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A twining shrub scrambling in the wild over bushes and hedgerows; stems often over 20 ft long, hollow when young, downy or glabrous. Leaves ovate, oval, or obovate, more or less tapered at the base, mostly pointed, sometimes blunt, 11⁄2 to 21⁄2 in. long. 1 to 11⁄2 in. wide, green above, rather glaucous beneath, slightly downy or glabrous, lower pairs of leaves stalked, uppermost ones almost or quite stalkless, but never united as in L. caprifolium. Flowers yellowish white and red in varying proportions, produced in a series of close whorls at the end of the shoot, forming a terminal stalked inflorescence. Corolla 11⁄2 to 2 in. long, two-lipped, the tube slender, tapering, glandular-downy outside. Berries red.
The common woodbine, best known of British species, reaches eastward to Asia Minor, the Caucasus, and W. Asia. No wild plant adds more to the charm of our hedgerows and thickets in July and August than this, especially in the cool dewy morning or evening when the fragrance of its blossoms is richest. Of several varieties, the following are the most noteworthy:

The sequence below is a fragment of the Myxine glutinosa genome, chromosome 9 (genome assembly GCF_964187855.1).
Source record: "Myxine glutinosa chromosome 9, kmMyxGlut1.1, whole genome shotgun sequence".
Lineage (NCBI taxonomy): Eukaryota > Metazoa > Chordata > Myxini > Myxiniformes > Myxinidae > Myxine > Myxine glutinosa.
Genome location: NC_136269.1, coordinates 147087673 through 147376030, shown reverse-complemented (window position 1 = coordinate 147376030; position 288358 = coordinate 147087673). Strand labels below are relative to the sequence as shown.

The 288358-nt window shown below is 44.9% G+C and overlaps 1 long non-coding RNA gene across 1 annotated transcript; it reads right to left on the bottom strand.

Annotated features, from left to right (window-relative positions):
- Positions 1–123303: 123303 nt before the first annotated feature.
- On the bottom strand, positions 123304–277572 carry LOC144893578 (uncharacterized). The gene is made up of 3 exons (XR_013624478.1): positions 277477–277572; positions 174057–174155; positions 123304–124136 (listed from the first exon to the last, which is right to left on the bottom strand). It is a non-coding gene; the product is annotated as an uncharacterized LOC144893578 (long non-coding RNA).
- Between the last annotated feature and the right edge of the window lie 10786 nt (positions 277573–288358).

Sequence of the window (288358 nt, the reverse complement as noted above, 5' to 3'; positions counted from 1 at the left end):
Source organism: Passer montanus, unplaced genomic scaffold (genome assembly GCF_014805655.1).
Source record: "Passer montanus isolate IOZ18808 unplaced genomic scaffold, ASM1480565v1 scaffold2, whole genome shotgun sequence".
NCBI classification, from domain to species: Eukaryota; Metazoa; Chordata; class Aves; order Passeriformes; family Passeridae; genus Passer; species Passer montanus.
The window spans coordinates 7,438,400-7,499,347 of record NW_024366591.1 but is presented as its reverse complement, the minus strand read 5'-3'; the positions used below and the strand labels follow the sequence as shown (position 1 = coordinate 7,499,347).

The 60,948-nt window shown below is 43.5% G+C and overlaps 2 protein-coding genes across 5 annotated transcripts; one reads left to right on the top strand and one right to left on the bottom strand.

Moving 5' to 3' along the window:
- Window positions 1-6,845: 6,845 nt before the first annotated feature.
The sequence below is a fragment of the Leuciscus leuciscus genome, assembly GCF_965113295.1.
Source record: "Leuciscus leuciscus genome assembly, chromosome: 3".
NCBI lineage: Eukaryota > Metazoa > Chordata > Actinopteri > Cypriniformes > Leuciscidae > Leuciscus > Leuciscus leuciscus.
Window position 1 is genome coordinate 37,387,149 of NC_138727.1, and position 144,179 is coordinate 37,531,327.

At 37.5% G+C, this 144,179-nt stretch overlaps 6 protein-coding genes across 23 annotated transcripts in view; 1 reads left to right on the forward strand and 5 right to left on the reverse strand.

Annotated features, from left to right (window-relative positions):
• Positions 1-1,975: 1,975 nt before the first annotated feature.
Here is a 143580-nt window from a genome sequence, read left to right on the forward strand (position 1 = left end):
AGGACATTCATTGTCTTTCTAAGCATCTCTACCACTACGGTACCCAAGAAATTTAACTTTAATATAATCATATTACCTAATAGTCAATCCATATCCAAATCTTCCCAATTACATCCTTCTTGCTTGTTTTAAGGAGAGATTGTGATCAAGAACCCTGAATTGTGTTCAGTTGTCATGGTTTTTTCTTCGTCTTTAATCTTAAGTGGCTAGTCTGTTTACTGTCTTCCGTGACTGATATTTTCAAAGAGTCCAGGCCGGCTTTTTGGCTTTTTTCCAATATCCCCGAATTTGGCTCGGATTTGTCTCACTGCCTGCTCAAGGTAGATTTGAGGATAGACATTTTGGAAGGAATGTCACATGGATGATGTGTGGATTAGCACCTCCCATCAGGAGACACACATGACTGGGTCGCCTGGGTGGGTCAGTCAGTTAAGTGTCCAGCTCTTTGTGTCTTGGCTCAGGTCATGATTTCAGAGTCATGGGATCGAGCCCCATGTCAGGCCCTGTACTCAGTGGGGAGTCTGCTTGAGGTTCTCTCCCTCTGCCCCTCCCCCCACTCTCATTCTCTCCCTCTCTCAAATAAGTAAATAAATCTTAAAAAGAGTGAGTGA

cv. ‘Belgica’. – In an interesting note, Kenneth Beckett remarks that about half the plants he has seen in gardens as ‘Belgica’ or ‘Serotina’, but especially the former, are actually L. × americana (The Garden (Journ. R.H.S.), Vol. 109, pp. 213–14(1984)).
† cv. ‘Graham Thomas’. – The original plant of this clone was found around 1960 in a Warwickshire hedgerow. It is exceptionally vigorous and if cut back in winter will flower from June to October.
cv. ‘Serotina’. – Plants now widely grown in Dutch nurseries are not the true clone, but derive from a wild plant found by a Dutch nurseryman in the 1960s on Texel in the Frisian islands. The merit of this usurper is said to be that it grows more freely than the usual commercial clone, although it is inferior in the colouring of the flowers. It appears too that the old ‘Serotina’ is now being marketed as ‘Florida’. We are indebted to Roy Lancaster for this information, which was given by the Dutch horticultural botanist Harry van de Laar. This false ‘Serotina’ is certainly being sold in Britain.
The fact that a passable imitation of the old ‘Serotina’ should have been collected in the wild in Holland suggests that both this and ‘Belgica’ belong to a wild-occurring race, since both came from the Low Countries in the 18th century.